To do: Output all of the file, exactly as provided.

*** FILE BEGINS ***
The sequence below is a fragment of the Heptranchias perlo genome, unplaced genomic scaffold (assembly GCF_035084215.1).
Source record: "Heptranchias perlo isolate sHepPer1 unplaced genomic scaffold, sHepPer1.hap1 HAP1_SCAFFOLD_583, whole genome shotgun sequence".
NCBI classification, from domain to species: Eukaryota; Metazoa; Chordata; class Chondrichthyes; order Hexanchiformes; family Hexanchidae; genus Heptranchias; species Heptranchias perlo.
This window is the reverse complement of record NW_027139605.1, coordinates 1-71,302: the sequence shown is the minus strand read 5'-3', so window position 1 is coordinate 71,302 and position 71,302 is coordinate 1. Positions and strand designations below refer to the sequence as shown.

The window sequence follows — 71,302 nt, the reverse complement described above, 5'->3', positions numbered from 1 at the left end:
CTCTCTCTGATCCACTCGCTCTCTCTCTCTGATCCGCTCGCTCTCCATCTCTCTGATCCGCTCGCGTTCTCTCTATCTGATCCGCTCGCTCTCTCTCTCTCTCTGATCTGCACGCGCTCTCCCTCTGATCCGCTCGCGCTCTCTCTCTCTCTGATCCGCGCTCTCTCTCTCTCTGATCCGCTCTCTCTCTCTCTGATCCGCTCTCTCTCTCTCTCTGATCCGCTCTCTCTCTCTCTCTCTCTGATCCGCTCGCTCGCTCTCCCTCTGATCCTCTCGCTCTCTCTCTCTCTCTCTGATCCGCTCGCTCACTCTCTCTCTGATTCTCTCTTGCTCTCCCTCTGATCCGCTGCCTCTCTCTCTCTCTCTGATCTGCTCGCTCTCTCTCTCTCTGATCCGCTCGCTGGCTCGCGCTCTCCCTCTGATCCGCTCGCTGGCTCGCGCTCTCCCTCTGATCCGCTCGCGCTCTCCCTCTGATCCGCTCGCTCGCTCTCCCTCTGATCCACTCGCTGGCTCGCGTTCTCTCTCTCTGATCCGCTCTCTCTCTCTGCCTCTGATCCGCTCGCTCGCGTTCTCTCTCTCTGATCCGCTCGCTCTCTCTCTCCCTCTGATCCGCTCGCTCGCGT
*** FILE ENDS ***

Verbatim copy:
The sequence below is a fragment of the Heptranchias perlo genome, unplaced genomic scaffold (assembly GCF_035084215.1).
Source record: "Heptranchias perlo isolate sHepPer1 unplaced genomic scaffold, sHepPer1.hap1 HAP1_SCAFFOLD_583, whole genome shotgun sequence".
NCBI classification, from domain to species: Eukaryota; Metazoa; Chordata; class Chondrichthyes; order Hexanchiformes; family Hexanchidae; genus Heptranchias; species Heptranchias perlo.
This window is the reverse complement of record NW_027139605.1, coordinates 1-71,302: the sequence shown is the minus strand read 5'-3', so window position 1 is coordinate 71,302 and position 71,302 is coordinate 1. Positions and strand designations below refer to the sequence as shown.

The window sequence follows — 71,302 nt, the reverse complement described above, 5'->3', positions numbered from 1 at the left end:
CTCTCTCTGATCCACTCGCTCTCTCTCTCTGATCCGCTCGCTCTCCATCTCTCTGATCCGCTCGCGTTCTCTCTATCTGATCCGCTCGCTCTCTCTCTCTCTCTGATCTGCACGCGCTCTCCCTCTGATCCGCTCGCGCTCTCTCTCTCTCTGATCCGCGCTCTCTCTCTCTCTGATCCGCTCTCTCTCTCTCTGATCCGCTCTCTCTCTCTCTCTGATCCGCTCTCTCTCTCTCTCTCTCTGATCCGCTCGCTCGCTCTCCCTCTGATCCTCTCGCTCTCTCTCTCTCTCTCTGATCCGCTCGCTCACTCTCTCTCTGATTCTCTCTTGCTCTCCCTCTGATCCGCTGCCTCTCTCTCTCTCTCTGATCTGCTCGCTCTCTCTCTCTCTGATCCGCTCGCTGGCTCGCGCTCTCCCTCTGATCCGCTCGCTGGCTCGCGCTCTCCCTCTGATCCGCTCGCGCTCTCCCTCTGATCCGCTCGCTCGCTCTCCCTCTGATCCACTCGCTGGCTCGCGTTCTCTCTCTCTGATCCGCTCTCTCTCTCTGCCTCTGATCCGCTCGCTCGCGTTCTCTCTCTCTGATCCGCTCGCTCTCTCTCTCCCTCTGATCCGCTCGCTCGCGT